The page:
The tsunami was the same, of course. I remember on Boxing Day evening, when the tsunami was just a few hours old, and reports were coming in of a few thousand people killed in the Indian Ocean, I can remember glancing at the news reports and thinking, that’s not good, and wondering whether I’d need to be going in to the office the next day. It wasn’t for another couple of days that the full scale trickled out into the public domain, and then as the figures continued to rise, there was a numb shock that settled over everyone, until the numbers just became blurry.
Perhaps one of the things that made both events really stand out was how personally people in Australia responded to them. The Victorian bushfires were, of course, peoples’ back yards. Literally, in many cases. Most Melbournians have personal memories of many of the places affected, and many had friends or family in affected areas, so that made the event terribly personal. The tsunami was a step removed in one sense, in that it was a long way away, and not peoples’ homes being directly affected. But the fact that so many Australians knew the Thai beaches that were destroyed, and that a number of Australians had died in the disaster, made it feel much more personal than, for example, the crisis in Darfur, which has had a far more devastating impact on even more people over a longer time period, but which has taken place in a world that most Australians aren’t familiar with and therefore doesn’t resonate in the same way. I don’t say this as a criticism particularly, merely an observation on the way in which people behave, and understandably-so.
The giving is another aspect which reminds me of the 2004 Tsunami. Australia has just hosted a pair of benefit concerts for the victims of the bushfires, and also of the floods in Queensland. I don’t know how much money has been raised so far, but I do know it’s an enourmous amount- I would guess the appeal itself has probably raised well in excess of AUD 100 million (recognizing that at the current exchange rates, this is about enough to buy a small Detroit-built car in the United States right now; or, in the UK, two pints of milk). The sheer generosity of Australians during a crisis like this is really quite overwhelming. In fact, terribly overwhelming. Without wishing to be critical of anyone in any way, when you consider that many homes were insured, that the government has contingencies in place to fund and support the rescue and relief effort, and that most of the loss and suffering that people will experience due to the fires is not related to finances, there is almost too much money being raised. People like to give. It makes them feel better. This isn’t a bad thing, and I’m not wanting to sound cynical or to deny the place of altruism in the whole process. I know that most of those who have given have given out of caring, and I admire that. It makes me step back and take note, that’s all. I remember the feeling that we as a responding agency had as we watched money roll in for the Tsunami, and just as we were stunned by the ever-increasing numbers of casualties being reported from the field, so too we were overwhelmed by the vast amount of money pouring in from a grieving Australian public. When all was said and done, I believe that Australians gave more per capita to the tsunami response than any other country on earth. While as an outsider I might find fault with some aspects of this nation, their generosity in times of hardship could not possibly be one of them.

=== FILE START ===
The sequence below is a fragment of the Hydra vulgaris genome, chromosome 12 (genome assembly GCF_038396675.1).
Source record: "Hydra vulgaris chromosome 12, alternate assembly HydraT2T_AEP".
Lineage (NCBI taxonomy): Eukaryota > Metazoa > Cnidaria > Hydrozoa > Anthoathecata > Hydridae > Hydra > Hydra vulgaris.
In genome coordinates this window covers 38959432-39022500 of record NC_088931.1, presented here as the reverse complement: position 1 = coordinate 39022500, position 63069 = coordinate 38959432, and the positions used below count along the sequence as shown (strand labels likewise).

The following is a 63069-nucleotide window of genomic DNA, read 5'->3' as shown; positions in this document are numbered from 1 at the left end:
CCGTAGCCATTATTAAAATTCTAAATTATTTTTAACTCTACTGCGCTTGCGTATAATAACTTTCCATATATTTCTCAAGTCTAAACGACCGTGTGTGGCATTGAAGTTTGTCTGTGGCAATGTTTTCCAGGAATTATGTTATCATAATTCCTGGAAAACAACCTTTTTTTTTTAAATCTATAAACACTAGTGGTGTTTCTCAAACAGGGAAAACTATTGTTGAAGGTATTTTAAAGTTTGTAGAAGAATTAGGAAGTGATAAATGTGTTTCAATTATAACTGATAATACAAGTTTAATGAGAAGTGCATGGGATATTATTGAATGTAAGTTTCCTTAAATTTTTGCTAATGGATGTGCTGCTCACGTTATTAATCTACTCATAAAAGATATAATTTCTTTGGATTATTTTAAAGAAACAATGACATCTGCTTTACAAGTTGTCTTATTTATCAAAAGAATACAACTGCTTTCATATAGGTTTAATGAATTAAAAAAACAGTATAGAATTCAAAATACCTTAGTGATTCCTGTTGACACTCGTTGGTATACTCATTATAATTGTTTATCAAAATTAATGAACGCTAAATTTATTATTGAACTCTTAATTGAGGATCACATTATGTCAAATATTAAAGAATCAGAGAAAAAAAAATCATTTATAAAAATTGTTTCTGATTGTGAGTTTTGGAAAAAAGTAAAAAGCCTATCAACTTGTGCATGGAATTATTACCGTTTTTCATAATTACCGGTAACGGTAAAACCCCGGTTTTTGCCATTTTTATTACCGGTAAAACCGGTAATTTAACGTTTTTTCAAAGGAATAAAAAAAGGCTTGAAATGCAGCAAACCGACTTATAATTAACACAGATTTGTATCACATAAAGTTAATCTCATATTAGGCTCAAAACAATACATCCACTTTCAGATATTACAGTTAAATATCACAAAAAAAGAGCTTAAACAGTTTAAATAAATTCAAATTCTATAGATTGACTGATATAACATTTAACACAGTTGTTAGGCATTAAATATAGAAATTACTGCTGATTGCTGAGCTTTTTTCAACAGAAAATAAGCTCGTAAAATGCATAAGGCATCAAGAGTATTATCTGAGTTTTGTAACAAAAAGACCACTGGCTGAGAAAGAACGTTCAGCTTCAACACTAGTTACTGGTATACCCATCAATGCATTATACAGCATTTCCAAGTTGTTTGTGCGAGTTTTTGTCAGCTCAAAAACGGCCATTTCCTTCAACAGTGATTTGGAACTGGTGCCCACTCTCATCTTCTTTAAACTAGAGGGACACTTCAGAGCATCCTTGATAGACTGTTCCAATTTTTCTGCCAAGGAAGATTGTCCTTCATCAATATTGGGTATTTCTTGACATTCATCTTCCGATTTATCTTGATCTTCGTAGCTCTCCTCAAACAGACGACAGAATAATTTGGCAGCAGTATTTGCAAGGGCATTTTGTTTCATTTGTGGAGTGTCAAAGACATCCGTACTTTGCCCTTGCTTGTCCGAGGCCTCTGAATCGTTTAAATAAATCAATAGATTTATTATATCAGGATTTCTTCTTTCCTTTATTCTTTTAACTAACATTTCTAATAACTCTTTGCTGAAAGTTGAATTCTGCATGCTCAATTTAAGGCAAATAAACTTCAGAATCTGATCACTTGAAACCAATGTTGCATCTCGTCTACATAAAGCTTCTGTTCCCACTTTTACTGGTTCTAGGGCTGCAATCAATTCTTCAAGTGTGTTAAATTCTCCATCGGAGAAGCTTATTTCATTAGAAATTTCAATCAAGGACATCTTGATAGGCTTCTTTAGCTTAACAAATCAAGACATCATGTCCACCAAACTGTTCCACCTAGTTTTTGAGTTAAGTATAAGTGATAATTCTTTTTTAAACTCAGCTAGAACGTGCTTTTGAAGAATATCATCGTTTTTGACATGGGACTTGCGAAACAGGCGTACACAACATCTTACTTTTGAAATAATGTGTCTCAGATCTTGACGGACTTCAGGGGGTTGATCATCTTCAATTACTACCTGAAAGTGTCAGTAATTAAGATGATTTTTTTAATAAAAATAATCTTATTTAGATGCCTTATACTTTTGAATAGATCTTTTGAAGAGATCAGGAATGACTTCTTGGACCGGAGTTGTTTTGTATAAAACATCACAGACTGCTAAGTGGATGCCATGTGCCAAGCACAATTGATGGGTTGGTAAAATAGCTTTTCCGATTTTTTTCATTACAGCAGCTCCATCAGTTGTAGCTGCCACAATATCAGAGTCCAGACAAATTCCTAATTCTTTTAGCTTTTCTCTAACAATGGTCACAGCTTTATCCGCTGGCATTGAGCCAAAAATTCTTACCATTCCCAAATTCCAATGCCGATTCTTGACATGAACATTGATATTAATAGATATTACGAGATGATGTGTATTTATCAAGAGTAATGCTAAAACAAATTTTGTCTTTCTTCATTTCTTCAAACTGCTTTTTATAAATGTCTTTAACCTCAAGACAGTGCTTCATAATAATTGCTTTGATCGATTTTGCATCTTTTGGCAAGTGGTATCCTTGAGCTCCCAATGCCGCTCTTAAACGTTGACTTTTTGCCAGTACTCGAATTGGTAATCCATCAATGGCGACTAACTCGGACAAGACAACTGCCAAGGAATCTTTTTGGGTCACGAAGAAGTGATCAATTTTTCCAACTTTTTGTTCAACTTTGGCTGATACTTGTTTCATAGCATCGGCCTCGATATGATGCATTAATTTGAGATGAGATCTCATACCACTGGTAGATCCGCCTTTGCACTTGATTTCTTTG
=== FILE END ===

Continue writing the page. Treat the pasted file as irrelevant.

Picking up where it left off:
If there’s any one message I’d want to see passed back to the Australian people who have given so much these past few weeks, it would be to keep those who have lost in the bushfires in their thoughts and prayers and memories. It’s easy to remember the survivors in the weeks following an event like this, when the media is saturated and everybody is coming to terms with events in their own way. Six months down the line, however, peoples’ thoughts will have moved on, while those who lost homes will be living through their first winter in small trailer parks or temporary dormitories, waiting for their houses to get rebuilt. Those who have lost loved ones will be watching birthdays and anniversaries roll past, agonizing reminders. Some will be alone. Many will feel forgotten. The adrenaline and powerful sense of urgency which carried individuals and families through the initial crisis will have faded. The huge public outpouring of support, beautiful and well-intentioned as it is, simply won’t be sustainable, and in its wake life will feel very hollow. Marriages will falter. Some will face depression, some suicide. It’s at this time that the folks who have been touched by this disaster are really going to need the help of their friends, their neighbours, and of the Australian people more broadly. Please remember them when that time comes.
All photos taken four days after the deadly fires of Saturday 7th February 2009, where ash suspended in the sky painted rich and sinister sunsets from the Frankston waterfront. Ash stayed in the sky for the better part of 3 weeks while the fires continued to burn across the state, only really coming under control a full month after the day the media now refers to as Black Saturday.